Achtung:

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Lattice structure tensile specimen manufactured with laser melting (LM) process out of the material H13. Show image information
Industry partners of the DMRC. Show image information
Industry partners of the DMRC. Show image information
Quality control during a Laser Sinter (LS) build job by a researcher of the DMRC. Show image information
Fused Deposition Modeling (FDM) process during the manufacture of an Ultem 9085 part. Show image information
Additive manufactured reaction wheel bracket for telecomunication satellites. Show image information
Employees of the DMRC working with the "freeformer" from Arburg. Show image information
Tactile measurement of a SLM part with a Coordinatemeasuring machine (CMM). Show image information

Lattice structure tensile specimen manufactured with laser melting (LM) process out of the material H13.

Industry partners of the DMRC.

Industry partners of the DMRC.

Quality control during a Laser Sinter (LS) build job by a researcher of the DMRC.

Fused Deposition Modeling (FDM) process during the manufacture of an Ultem 9085 part.

Additive manufactured reaction wheel bracket for telecomunication satellites.

Employees of the DMRC working with the "freeformer" from Arburg.

Tactile measurement of a SLM part with a Coordinatemeasuring machine (CMM).

RepAIR – Future Repair and Maintenance for Aerospace Parts

The goal of this research project with twelve partners from all over Europe and from the US is the onsite maintenance and repair of aircraft by integrated direct digital manufacturing of spare parts. Cost efficient and lightweight but robust reliable parts are obligatory for aircrafts. Additive Manufacturing allows completely new approaches: The main objective of RepAIR is to shift the ‘make-or-buy’ decision towards the ‘make’ decision by cost reduction in the remake and rework of spare parts and therefore to improve cost efficiency for maintenance repair in aeronautics and air transport.

The project aims to reduce the Maintenance, Repair and Overhaul (MRO) costs with the help of the Additive Manufacturing (AM) technology as its crucial advantage is the flexible availableness allowing on-time maintenance without having the need of sophisticated supply chains. The AM operations require a higher qualification and promote the preservation and expansion of highly qualified workplaces in Europe.

RepAIR objectives showing the overall project idea and its components

Moreover, the storage costs will be significantly reduced and less capital is locked up. Additionally, hardly any energy-intensive produced raw material will be wasted or destroyed, but will be used optimally. New business models will become sustainable. When applied in design of new parts, the technology allows significant weight savings. These weight savings will result in less fuel consumption, therefore in a more sustainable way of flying and in a reduced carbon footprint.

European maintenance service providers have to deal with an enormous financial pressure. Competitive carriers focus intensely on low costs of repair services and materials while retaining consistent parts and service quality. The maintenance of complex components such as engines still takes place at nearly 100% in Europe. But for European MRO providers the danger of further displacement still endures.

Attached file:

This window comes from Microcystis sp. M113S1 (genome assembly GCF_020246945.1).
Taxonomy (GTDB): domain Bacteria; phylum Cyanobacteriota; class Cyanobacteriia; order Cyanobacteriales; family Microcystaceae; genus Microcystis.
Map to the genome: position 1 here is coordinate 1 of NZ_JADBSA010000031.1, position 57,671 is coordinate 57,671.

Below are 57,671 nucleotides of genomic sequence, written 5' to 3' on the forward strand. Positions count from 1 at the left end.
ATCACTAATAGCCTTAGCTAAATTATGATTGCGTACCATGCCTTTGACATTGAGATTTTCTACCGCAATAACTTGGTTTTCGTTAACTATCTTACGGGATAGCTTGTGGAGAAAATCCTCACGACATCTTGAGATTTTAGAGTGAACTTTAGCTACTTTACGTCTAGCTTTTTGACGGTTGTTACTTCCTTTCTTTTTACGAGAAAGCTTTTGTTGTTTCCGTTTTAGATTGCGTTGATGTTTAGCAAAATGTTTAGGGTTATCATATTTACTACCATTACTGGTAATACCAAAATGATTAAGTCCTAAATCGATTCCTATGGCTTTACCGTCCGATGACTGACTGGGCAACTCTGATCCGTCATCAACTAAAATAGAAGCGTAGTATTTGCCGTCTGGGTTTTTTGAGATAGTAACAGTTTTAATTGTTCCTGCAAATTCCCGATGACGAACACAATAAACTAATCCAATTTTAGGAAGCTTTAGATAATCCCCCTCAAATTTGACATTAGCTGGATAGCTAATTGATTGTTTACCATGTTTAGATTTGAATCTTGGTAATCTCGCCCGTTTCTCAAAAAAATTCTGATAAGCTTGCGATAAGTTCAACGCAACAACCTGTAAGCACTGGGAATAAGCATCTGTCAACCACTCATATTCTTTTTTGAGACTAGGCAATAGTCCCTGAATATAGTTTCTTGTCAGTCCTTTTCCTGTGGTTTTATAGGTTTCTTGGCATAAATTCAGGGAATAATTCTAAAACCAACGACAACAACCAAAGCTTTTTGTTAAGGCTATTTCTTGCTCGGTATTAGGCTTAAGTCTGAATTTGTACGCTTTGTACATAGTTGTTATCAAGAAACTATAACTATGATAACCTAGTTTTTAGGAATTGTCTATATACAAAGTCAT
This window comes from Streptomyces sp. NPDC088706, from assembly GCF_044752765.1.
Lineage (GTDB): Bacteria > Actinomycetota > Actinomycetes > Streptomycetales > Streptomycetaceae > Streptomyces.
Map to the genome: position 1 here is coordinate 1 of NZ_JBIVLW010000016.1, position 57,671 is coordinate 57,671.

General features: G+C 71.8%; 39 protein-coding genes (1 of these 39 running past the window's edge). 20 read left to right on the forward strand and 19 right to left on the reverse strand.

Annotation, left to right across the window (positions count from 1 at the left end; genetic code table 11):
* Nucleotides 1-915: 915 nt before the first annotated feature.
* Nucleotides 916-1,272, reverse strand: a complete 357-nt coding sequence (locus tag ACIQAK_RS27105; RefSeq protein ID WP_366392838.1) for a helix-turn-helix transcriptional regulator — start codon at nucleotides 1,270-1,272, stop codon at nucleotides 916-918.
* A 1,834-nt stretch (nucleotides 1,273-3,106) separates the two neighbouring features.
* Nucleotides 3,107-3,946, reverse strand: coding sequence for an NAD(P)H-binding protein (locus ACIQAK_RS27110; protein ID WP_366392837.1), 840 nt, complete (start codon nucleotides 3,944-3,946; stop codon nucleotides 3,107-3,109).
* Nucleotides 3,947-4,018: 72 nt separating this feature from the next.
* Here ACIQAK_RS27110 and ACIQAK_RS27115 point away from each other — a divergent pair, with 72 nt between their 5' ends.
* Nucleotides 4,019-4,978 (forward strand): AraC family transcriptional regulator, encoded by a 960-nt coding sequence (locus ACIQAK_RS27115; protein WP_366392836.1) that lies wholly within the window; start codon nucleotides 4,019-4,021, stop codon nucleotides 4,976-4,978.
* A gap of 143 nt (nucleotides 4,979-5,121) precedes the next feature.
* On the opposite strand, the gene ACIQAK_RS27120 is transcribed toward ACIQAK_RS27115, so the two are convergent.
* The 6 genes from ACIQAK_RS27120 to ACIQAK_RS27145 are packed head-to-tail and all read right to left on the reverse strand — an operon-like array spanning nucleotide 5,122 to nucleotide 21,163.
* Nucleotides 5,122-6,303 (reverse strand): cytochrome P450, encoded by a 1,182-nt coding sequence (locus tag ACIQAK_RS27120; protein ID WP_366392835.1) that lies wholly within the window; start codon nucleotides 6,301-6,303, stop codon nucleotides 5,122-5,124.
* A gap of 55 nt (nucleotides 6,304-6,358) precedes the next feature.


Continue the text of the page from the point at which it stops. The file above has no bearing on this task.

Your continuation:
To face this danger one has to keep and expand the advance through mastery of knowledge and technological lead. Based on the effort of the producers to reduce quantity and variety of components, multiple functions will inevitably be merged in complex components, whose maintenance could be taken over by technological leading MRO providers. For cost optimized work, one has to decide specifically if each component has to be replaced or could be reworked or recreated. If the costs for the production and the overhaul of complex components were considerably reduced, the decision would automatically be postponed from ‘buy’ to ‘make’.

A particular prospective benefit is promised by the AM technology. It offers a considerably lower buy-to-fly ratio of material, an omission of harmful chemicals (e.g. cutting oil) and constant manufacturing efforts at an increasing complexity (single piece assembly). Further improvements of the technology concerning the processing time, accuracy and costs are foreseeable. However, a holistic integration in the MRO processes is not yet researched.

Further project information
Project statusIn progress
Project duration 36 months
FundingFunded by the 7th framework programme of the EU
Project manager Prof. Dr.-Ing. Rainer Koch, University of Paderborn – C.I.K.
 
Project coordinatorDr.-Ing. Jens Pottebaum, University of Paderborn
Scientific staff Gereon Deppe, Christian Lindemann, Ulrich Jahnke, Thomas Reiher, Marco Plaß (C.I.K.)
Involved chairs Computeranwendung und Integration in Konstruktion und Planung (C.I.K.), University of Paderborn
 
Contact

Prof. Dr. Rainer Koch

Computeranwendung und Integration in Konstruktion und Planung

Rainer Koch
Phone:
+49 5251 60-2258
Fax:
+49 5251 60-3482
Office:
P1.3.19

M. Sc. Gereon Deppe

DMRC

Decision Support for Additive Manufacturing in terms of Quality, Costs and Time

Gereon Deppe
Phone:
+49 5251 60-2263
Office:
P1.3.24

Dipl.-Ing. Ulrich Jahnke

DMRC

Lifecycle Costs, Intellectual Property Rights and Prevention of Product Piracy

Ulrich Jahnke
Phone:
+49 5251 60-2290
Office:
P1.2.10.8
Web:

M. Sc. Thomas Reiher

DMRC

Part design optimization

Thomas Reiher
Phone:
+49 5251 60-2263
Office:
P1.3.24
Web:

Marco Plaß

Computeranwendung und Integration in Konstruktion und Planung

Marco Plaß
Phone:
+49 5251 60-2227
Fax:
+49 5251 60-3206
Office:
P1.3.27
Web:

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